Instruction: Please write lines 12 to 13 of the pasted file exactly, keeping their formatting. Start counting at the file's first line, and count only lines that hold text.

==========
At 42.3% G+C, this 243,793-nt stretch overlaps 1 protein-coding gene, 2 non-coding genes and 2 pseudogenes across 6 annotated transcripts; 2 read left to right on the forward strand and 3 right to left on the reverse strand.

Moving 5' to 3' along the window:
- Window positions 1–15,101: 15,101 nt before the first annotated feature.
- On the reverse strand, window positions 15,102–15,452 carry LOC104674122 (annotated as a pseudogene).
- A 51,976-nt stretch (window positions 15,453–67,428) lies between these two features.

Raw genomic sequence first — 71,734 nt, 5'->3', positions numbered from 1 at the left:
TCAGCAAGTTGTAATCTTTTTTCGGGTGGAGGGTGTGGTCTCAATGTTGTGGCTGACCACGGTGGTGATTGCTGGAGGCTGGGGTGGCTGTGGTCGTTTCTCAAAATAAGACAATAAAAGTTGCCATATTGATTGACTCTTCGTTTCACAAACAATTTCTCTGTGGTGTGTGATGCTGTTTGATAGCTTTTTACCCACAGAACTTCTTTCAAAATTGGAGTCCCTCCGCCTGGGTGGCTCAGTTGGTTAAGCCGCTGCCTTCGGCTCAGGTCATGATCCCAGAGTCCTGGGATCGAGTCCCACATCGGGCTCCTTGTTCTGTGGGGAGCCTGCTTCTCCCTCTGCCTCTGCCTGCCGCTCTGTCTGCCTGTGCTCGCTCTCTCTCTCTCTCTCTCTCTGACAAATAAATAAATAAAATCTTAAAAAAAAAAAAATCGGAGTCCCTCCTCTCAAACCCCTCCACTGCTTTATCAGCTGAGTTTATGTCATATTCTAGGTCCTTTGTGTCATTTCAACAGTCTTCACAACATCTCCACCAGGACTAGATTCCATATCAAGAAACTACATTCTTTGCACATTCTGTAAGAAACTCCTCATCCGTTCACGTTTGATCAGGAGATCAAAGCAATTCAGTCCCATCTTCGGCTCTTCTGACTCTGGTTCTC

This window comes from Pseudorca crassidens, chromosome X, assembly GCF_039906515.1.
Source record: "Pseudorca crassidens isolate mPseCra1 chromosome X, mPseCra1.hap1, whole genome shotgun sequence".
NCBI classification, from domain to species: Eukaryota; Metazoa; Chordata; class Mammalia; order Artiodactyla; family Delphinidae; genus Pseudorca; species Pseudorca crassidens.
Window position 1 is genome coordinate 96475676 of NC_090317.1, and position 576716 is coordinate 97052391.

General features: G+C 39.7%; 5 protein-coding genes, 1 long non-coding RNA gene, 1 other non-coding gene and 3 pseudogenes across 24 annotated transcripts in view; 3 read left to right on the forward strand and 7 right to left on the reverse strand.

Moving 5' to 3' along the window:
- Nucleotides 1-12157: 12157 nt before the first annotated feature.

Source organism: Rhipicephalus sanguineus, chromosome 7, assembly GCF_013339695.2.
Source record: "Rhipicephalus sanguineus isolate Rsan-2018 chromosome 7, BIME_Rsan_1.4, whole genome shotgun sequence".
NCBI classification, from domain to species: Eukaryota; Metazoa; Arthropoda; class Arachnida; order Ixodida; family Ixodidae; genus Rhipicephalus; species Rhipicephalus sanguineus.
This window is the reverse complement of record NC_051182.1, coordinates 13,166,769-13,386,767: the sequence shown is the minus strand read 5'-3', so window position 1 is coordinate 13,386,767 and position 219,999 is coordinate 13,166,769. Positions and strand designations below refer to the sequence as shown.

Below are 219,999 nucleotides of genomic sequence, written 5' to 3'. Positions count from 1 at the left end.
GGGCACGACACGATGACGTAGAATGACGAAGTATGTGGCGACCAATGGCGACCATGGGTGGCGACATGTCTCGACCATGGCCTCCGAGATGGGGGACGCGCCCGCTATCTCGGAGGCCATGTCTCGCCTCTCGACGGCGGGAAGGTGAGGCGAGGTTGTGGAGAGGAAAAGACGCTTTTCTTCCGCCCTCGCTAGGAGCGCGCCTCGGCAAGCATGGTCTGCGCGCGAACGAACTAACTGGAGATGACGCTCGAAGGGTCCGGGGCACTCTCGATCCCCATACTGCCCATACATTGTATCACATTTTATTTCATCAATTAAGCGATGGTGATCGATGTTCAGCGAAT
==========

General features: G+C 39.7%; 5 protein-coding genes, 1 long non-coding RNA gene, 1 other non-coding gene and 3 pseudogenes across 24 annotated transcripts in view; 3 read left to right on the forward strand and 7 right to left on the reverse strand.

Moving 5' to 3' along the window: